The invention also provides apparatus or plant for separating air into oxygen, nitrogen and argon, comprising means for extracting carbon dioxide and water vapor from air; heat exchange means for cooling air to a cryogenic temperature suitable for separation by fractional distillation in a first distillation column, said column having outlets for the withdrawal of liquid oxygen, nitrogen vapor and argon-enriched oxygen; a second distillation column communicating with said outlet for argon-enriched oxygen operable to separate argon therefrom and having an outlet for the removal of argon; means for liquefying at least a portion of the nitrogen vapor by performing a cycle which utilizes at least part of said heat exchange means and which includes at least one compressor for raising the pressure of the nitrogen to a pressure substantially in excess of the pressure in the first distillation column; means for withdrawing a portion of the liquid nitrogen as product and means for returning a second portion of the liquid nitrogen as reflux to the first distillation column. The apparatus or plant additionally includes a liquid-vapor contact column for remixing liquid oxygen and impure nitrogen vapor having an inlet for liquid oxygen in communication with the outlet therefor from the first distillation column and an inlet for impure nitrogen vapor in communication with an outlet for such vapor from the first distillation column, and also having an outlet for impure liquid nitrogen, in communication with an inlet to the first distillation column, and another outlet for a remixed oxygen-nitrogen mixture communicating with at least one means for expanding said mixture to recover energy therefrom so as to create refrigeration.
FIG. 1 is a schematic diagram illustrating one arrangement of distillation columns with a mixing column for use in performing the subject invention;
FIG. 2 is a schematic diagram illustrating an alternative arrangement of columns to that shown in FIG. 1;
FIG. 3 illustrates a detail of a further modified arrangement of columns for use in performing the invention;
FIG. 4 illustrates a plant for performing the process of the invention which utilizes the arrangement of columns shown in FIG. 2; and
FIG. 5 shows an alternative plant to the one illustrated in FIG. 4;
Referring to FIG. 1 of the drawings, there is shown an arrangement of distillation columns suitable for performing the process according to the invention. For ease of illustration, all heat exchangers, compressors, expansion turbines and valves are omitted from FIG. 1 save for one heat exchanger. The illustrated apparatus includes a first distillation column 2 which, although it may be a single vessel, is shown in a preferred form consisting of a lower vessel 4 and an upper vessel 6. Distillation column 2 is employed to separate air into oxygen, nitrogen and argon-enriched oxygen. The argon-enriched oxygen is separated in a second distillation column 10. The second distillation column 10 is reboiled by a third distillation column 12 which receives a portion of the air feed. In addition, there is a liquid-vapor contact or mixing column 14 in which liquid oxygen and nitrogen vapor from the lower vessel 4 are remixed such that nitrogen reflux can be provided to the lower vessel 4. The two vessels, 4 and 6, interchange impure nitrogen, vapor passing from the lower vessel 4 to the upper vessel 6 and liquid passing in the opposite direction. Reflux for the upper vessel 6 is provided from a nitrogen liquefaction cycle as will be described, whereas a reflux for the lower vessel is provided by the mixing column 14.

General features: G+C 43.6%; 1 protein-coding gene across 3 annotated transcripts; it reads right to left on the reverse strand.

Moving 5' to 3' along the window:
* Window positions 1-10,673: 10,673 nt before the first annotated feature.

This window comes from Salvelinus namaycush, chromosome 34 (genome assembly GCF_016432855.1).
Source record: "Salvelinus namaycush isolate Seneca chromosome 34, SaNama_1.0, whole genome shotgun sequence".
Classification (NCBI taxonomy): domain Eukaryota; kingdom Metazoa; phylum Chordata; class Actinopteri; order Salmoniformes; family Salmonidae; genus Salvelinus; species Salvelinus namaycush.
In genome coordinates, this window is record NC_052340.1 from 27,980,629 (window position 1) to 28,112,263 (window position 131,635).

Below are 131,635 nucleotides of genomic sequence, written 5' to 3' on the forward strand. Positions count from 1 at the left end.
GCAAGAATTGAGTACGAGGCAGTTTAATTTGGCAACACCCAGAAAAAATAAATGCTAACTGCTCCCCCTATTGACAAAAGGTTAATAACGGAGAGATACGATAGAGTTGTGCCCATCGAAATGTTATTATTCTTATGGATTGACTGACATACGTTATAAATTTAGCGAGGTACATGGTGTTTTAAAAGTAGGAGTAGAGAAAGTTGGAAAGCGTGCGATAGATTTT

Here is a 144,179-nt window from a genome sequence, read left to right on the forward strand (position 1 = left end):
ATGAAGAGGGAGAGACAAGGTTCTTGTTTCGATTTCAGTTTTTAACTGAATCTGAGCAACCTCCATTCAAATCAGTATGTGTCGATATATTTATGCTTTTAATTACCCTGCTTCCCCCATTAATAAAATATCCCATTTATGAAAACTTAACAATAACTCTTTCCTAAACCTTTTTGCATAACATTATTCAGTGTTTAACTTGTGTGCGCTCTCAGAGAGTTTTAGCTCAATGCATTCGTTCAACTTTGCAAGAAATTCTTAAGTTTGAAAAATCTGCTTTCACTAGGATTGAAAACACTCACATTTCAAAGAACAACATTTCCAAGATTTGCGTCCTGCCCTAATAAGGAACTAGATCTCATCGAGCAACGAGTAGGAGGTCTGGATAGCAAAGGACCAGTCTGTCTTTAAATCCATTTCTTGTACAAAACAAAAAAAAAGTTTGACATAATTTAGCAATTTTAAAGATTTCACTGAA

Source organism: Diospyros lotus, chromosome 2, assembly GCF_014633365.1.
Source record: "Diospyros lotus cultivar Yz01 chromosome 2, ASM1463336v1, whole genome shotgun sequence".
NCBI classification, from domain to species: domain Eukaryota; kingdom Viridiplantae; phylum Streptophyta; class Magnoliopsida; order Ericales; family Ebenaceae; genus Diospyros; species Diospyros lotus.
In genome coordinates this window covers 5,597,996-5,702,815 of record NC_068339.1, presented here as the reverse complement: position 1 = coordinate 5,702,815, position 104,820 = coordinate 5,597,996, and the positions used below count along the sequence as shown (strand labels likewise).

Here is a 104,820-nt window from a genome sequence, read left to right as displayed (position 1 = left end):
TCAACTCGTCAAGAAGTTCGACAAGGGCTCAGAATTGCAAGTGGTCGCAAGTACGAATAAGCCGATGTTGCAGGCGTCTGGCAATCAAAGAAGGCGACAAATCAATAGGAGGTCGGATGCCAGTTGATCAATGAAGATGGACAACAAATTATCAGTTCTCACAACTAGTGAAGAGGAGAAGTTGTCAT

Typically, the liquid-vapor contact column 14 (also referred to herein as the mixing column) is operated at essentially the same pressure as the first distillation column 2, Preferably at least about 3 atmospheres and more preferably at least about 5 atmospheres. Remixing of the oxygen and nitrogen can be conducted with greater thermodynamic efficiency at pressures of at least about 3 atmospheres than at substantially lower pressures. Moreover, by operating the liquid-vapor contact column at such pressures, work expansion of the oxygen-nitrogen mixture withdrawn can provide a significant recovery of energy in the form of refrigeration which helps to meet the overall requirements for refrigeration of the process. As a result, the pressure at which nitrogen is recompressed, as will be detailed hereafter, is lower than that which would be required for a fully comparable method not employing a mixing column.
Air, typically at its dew point, is fed at an elevated pressure, e.g. 6 atmospheres absolute, through an inlet 16 into the lower vessel 4. The air is subjected to fractional distillation in the lower vessel 4, reboil being provided at the bottom of the vessel 4 by means of a reboiler 18 and impure liquid nitrogen reflux being provided to the top of the vessel 4 from the upper vessel 6 via conduit 20, and from the bottom of the mixing column 14 via conduit 22. Accordingly, there is established in the column 4 a downward flow of liquid that becomes progressively richer in oxygen and an upward flow of vapor that becomes progressively richer in nitrogen. Commercially pure liquid oxygen is withdrawn from the bottom of the lower vessel 4 of the distillation column 2 through an outlet 24, an impure nitrogen vapor stream is withdrawn through an outlet 26 at the top of the vessel 4 and an argon-enriched liquid stream is withdrawn through an outlet 29 at a level intermediate those of the air feed inlet 16 and the liquid oxygen outlet 24. Outlet 29 for the argon-enriched oxygen stream is positioned where the concentration of argon in the liquid phase in the vessel 4 is at or near a maximum such that the stream withdrawn through the outlet 29 typically contains on the order of about 8 to 10% by volume of argon.